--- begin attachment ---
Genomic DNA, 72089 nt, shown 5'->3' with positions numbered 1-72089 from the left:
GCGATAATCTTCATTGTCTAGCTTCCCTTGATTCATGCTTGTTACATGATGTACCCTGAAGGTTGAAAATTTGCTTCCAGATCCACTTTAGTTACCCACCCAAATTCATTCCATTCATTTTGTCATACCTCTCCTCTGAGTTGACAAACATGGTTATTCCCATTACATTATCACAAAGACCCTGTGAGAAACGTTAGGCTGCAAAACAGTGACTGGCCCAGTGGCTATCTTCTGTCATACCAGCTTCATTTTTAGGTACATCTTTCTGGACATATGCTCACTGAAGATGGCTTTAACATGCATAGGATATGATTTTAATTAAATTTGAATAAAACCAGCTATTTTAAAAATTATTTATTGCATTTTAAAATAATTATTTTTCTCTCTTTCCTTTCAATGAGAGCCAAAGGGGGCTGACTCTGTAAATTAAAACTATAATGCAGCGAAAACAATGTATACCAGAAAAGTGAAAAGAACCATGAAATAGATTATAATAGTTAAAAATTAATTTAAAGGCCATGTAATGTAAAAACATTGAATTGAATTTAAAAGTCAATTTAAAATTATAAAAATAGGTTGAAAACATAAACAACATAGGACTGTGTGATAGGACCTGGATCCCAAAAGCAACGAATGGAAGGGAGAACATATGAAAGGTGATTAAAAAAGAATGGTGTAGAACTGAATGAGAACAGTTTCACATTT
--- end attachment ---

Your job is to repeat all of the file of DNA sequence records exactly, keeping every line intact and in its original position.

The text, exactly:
Genomic DNA, 72089 nt, shown 5'->3' with positions numbered 1-72089 from the left:
GCGATAATCTTCATTGTCTAGCTTCCCTTGATTCATGCTTGTTACATGATGTACCCTGAAGGTTGAAAATTTGCTTCCAGATCCACTTTAGTTACCCACCCAAATTCATTCCATTCATTTTGTCATACCTCTCCTCTGAGTTGACAAACATGGTTATTCCCATTACATTATCACAAAGACCCTGTGAGAAACGTTAGGCTGCAAAACAGTGACTGGCCCAGTGGCTATCTTCTGTCATACCAGCTTCATTTTTAGGTACATCTTTCTGGACATATGCTCACTGAAGATGGCTTTAACATGCATAGGATATGATTTTAATTAAATTTGAATAAAACCAGCTATTTTAAAAATTATTTATTGCATTTTAAAATAATTATTTTTCTCTCTTTCCTTTCAATGAGAGCCAAAGGGGGCTGACTCTGTAAATTAAAACTATAATGCAGCGAAAACAATGTATACCAGAAAAGTGAAAAGAACCATGAAATAGATTATAATAGTTAAAAATTAATTTAAAGGCCATGTAATGTAAAAACATTGAATTGAATTTAAAAGTCAATTTAAAATTATAAAAATAGGTTGAAAACATAAACAACATAGGACTGTGTGATAGGACCTGGATCCCAAAAGCAACGAATGGAAGGGAGAACATATGAAAGGTGATTAAAAAAGAATGGTGTAGAACTGAATGAGAACAGTTTCACATTT